I've seen that claim fairly often. Personally I haven't done any personal comparisons myself to form an opinion of it.

FWIW, the story here is reported a bit differently than I had previously read it a day or so ago. Supposedly both LG and Sharp have been losing money on LCD's (in fact Sharps' losses are the highest in their history) for a few quarters and struggling to compete with Samsung's pricing.

EDIT: Here's another view on the how's and why's on Sammy's LCD business and it's profitable OLED unit.
http://www.reuters.com/article/2012/...81E0BO20120215
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post #5 of 54
I hope Apple puts AMOLED in the next iPad/iPhone! The colors pop and don't have that hyper green coloring problem on the latest generation.
post #6 of 54
Quote:
Originally Posted by SolipsismX View Post

I thought Samsung had the best displays in the business¡

Shame they pissed off their largest client eh?
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post #7 of 54
Quote:
Originally Posted by SolipsismX View Post

I thought Samsung had the best displays in the business¡

Samesung does not have the best displays...never did. Anyone that knows anything about picture quality would say the best display right now is the Sharp/Pioneer ELITE by far
post #8 of 54
This post is horrendously misleading. The linked FT article explains it much better.

All this is, is what to do with the remains of the joint venture with Sony that no longer exists. Attaching it to another Samsung division is just rearranging the deck chairs. Not much to read into here.
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post #9 of 54
they might have best displays but if they could calibrate them it would be more useful. i have a samsung TV but god!!! it's shit with factory settings, took mi over hour to properly calibrate it. and cheaper models even don't allow much when it comes to calibration.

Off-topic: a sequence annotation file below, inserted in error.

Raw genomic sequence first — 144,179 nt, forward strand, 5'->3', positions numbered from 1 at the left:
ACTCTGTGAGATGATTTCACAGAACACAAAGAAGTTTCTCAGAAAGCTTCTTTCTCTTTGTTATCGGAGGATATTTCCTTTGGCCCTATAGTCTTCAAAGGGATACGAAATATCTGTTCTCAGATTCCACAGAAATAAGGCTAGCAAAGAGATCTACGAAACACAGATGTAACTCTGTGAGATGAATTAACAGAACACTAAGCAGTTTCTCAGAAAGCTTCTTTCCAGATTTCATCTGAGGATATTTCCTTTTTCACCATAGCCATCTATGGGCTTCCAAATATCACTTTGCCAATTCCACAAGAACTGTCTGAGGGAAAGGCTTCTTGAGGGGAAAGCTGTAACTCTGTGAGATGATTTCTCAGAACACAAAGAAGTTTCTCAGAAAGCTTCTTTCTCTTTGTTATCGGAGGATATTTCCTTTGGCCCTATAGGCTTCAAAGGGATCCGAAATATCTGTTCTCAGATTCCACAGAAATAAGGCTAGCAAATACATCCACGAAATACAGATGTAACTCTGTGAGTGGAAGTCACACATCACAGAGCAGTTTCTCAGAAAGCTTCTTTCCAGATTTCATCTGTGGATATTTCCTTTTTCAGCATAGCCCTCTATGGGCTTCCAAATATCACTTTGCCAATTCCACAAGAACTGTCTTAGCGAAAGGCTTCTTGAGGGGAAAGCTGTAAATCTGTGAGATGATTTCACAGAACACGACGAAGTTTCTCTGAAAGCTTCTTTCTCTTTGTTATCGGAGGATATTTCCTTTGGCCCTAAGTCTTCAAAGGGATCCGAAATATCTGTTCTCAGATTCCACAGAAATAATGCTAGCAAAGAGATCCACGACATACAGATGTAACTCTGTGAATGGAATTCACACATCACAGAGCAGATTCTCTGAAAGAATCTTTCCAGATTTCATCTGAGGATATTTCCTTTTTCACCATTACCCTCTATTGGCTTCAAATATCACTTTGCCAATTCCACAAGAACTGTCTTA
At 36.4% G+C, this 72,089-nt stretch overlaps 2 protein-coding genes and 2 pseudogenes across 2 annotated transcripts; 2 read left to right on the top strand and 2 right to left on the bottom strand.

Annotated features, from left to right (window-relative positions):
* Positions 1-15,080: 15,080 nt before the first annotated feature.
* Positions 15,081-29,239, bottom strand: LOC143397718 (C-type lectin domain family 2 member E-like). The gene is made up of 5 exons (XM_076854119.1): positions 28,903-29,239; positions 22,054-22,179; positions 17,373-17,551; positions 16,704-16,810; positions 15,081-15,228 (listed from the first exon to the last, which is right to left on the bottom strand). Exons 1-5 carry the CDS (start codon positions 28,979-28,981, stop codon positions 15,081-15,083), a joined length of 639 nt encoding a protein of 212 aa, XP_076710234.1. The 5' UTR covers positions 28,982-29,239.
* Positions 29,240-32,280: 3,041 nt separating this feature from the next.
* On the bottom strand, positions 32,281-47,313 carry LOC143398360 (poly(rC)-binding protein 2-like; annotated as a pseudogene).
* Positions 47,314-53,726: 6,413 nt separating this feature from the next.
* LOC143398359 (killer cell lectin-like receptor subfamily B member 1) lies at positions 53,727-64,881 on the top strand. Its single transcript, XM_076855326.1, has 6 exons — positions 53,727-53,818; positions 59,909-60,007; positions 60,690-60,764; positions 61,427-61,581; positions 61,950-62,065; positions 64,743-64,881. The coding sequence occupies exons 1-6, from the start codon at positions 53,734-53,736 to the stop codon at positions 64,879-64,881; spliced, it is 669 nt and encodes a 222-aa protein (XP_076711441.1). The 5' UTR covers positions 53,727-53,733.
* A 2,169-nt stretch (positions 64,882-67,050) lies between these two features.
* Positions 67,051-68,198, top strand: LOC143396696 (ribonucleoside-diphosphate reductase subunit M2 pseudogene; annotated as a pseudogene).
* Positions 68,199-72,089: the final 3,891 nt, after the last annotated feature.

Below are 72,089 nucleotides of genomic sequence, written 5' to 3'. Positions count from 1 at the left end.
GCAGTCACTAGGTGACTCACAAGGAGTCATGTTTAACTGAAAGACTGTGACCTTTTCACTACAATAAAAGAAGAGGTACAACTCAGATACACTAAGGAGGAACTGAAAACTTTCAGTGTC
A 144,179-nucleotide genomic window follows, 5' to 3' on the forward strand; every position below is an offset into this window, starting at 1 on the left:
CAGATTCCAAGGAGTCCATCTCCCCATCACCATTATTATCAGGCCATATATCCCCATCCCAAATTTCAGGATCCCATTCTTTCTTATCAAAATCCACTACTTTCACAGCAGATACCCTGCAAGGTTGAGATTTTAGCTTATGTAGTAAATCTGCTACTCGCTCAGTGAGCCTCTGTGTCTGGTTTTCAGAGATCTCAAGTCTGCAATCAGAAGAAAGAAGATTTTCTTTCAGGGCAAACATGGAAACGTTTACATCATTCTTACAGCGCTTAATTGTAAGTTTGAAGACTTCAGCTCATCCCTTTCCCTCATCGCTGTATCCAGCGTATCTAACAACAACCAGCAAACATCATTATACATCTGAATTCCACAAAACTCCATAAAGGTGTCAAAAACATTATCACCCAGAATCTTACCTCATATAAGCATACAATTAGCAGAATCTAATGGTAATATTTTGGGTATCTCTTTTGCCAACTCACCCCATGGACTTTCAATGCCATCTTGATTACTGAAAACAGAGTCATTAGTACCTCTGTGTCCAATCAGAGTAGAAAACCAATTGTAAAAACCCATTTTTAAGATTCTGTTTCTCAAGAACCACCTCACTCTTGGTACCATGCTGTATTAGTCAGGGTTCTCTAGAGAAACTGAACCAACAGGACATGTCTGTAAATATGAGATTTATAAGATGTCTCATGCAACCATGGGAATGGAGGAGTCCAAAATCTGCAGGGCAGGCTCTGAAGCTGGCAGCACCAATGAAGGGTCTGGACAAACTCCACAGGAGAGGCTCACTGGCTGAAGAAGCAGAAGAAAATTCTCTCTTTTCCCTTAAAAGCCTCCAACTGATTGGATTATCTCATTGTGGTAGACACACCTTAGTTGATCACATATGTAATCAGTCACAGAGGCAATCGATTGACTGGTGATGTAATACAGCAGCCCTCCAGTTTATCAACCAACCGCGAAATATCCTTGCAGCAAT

and not even talking about lack of FW updates for their 'smart' TVs. Sony on the other hand uses BRAVIA engine and if they update it, you can update your TV, samsung never released an update for my TV, 6 months later introduced a new one, with updated SW instead of offering FW upgrade for current owners.

that's the last product from samsung I will ever have. period. fuck them
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post #10 of 54
Quote:
Originally Posted by wakefinance View Post

I hope Apple puts AMOLED in the next iPad/iPhone! The colors pop and don't have that hyper green coloring problem on the latest generation.

They won't. There are many issues with AMOLED that make it inferior to the IPS LCD panels Apple uses. If you don't go PenTile using sub-pixels you have a thicker panel and use more power which is why even today the new Droid RAZRs and the Galaxy Nexus S* use PenTile.

Apple would also need to alter the UI to have more blacks so that power consumption can be reduced further. Then there is colour accuracy, brightness and other factors that are more important that simply having absolute black.

Beyond that getting a 9.7" AMOLED display doesn't seem feasible in a $499 tablet. At least, I haven't seen one.



* The Nexus S also comes with an LCD option with a few more HW features but it's not for all markets.

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post #11 of 54
Quote:
Originally Posted by hexx View Post

samsung never released an update for my TV, 6 months later introduced a new one, with updated SW instead of offering FW upgrade for current owners.

that's the last product from samsung I will ever have. period.